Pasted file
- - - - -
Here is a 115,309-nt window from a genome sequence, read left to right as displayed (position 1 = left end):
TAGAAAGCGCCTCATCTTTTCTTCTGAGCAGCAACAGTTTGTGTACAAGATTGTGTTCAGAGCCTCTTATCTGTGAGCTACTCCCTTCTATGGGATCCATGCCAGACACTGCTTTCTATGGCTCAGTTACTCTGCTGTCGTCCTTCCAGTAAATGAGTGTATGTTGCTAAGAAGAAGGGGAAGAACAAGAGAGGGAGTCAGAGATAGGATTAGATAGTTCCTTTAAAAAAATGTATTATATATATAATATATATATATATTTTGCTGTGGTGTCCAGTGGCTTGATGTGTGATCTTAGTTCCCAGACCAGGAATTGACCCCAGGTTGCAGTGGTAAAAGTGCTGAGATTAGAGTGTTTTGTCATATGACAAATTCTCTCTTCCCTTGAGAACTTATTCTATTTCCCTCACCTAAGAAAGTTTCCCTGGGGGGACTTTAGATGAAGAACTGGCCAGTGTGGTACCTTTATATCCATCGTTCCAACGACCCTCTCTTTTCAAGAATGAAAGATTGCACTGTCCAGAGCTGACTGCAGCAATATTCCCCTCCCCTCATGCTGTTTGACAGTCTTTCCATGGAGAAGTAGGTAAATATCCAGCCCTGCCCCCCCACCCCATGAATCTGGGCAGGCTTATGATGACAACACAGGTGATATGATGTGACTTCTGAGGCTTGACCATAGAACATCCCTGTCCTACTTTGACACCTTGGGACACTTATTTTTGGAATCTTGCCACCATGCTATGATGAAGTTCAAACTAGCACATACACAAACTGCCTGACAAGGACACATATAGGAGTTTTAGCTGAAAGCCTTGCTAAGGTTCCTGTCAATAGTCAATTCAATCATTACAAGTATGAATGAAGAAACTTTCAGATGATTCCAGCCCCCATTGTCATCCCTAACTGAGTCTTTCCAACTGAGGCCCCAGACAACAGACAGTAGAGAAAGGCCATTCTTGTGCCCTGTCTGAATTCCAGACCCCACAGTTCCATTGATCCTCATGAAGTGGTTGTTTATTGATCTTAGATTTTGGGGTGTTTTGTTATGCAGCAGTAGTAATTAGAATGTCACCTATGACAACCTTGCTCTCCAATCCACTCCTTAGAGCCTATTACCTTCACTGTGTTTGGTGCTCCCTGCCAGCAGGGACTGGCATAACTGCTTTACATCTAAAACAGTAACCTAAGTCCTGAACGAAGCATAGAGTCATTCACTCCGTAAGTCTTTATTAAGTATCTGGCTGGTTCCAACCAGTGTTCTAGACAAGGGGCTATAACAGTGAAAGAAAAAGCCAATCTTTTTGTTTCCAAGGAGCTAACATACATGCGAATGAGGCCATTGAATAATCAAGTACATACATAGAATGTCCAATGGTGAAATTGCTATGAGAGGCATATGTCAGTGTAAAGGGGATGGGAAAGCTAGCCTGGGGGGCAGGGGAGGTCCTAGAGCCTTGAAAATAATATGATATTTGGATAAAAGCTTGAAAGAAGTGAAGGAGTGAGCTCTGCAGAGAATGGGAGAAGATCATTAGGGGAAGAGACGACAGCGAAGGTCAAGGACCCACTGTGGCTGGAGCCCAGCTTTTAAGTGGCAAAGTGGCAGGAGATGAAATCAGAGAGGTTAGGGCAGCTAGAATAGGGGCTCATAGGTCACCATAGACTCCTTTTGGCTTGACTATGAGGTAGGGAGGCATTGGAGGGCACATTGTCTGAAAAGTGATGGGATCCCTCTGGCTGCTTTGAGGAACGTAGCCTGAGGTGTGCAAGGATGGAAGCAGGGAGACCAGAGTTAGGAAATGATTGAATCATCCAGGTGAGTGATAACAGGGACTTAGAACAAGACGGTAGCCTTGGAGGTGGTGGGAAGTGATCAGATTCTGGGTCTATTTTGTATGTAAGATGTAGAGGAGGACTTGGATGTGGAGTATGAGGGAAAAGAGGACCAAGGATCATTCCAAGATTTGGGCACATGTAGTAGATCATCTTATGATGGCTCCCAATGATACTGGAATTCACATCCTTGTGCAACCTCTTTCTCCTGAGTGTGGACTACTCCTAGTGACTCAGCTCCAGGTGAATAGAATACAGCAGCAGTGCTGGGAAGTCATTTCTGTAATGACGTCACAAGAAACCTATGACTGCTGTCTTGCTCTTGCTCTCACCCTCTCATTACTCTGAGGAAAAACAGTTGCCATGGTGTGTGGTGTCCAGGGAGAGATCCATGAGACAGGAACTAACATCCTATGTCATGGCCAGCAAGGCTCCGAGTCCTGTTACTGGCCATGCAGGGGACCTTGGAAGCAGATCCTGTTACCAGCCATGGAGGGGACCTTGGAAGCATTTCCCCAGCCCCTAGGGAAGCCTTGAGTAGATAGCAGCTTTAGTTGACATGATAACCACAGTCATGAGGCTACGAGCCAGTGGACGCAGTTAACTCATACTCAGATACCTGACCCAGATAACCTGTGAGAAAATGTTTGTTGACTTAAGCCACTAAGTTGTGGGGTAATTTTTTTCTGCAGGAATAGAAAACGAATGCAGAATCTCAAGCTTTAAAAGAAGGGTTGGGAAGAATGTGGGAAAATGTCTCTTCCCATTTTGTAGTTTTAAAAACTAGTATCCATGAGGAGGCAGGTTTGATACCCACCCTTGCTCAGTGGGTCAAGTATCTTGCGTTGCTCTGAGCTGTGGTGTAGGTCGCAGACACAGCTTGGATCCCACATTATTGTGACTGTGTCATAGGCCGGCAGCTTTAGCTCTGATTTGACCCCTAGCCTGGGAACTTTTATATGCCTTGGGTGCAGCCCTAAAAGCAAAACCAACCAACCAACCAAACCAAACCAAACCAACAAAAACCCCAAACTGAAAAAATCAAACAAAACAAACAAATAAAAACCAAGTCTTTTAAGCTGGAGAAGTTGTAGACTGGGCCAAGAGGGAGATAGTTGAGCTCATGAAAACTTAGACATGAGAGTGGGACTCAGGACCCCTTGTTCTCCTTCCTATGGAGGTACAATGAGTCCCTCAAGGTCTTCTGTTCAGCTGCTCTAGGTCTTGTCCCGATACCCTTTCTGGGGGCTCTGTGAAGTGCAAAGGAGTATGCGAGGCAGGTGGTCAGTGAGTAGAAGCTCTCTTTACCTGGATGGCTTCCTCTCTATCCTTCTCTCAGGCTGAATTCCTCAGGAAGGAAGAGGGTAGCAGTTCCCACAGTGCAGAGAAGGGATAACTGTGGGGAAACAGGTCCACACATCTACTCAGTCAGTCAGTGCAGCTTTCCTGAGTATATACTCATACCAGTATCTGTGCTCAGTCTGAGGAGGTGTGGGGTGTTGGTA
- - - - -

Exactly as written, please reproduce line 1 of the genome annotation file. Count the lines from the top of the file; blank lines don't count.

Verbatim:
Here is a 115,309-nt window from a genome sequence, read left to right as displayed (position 1 = left end):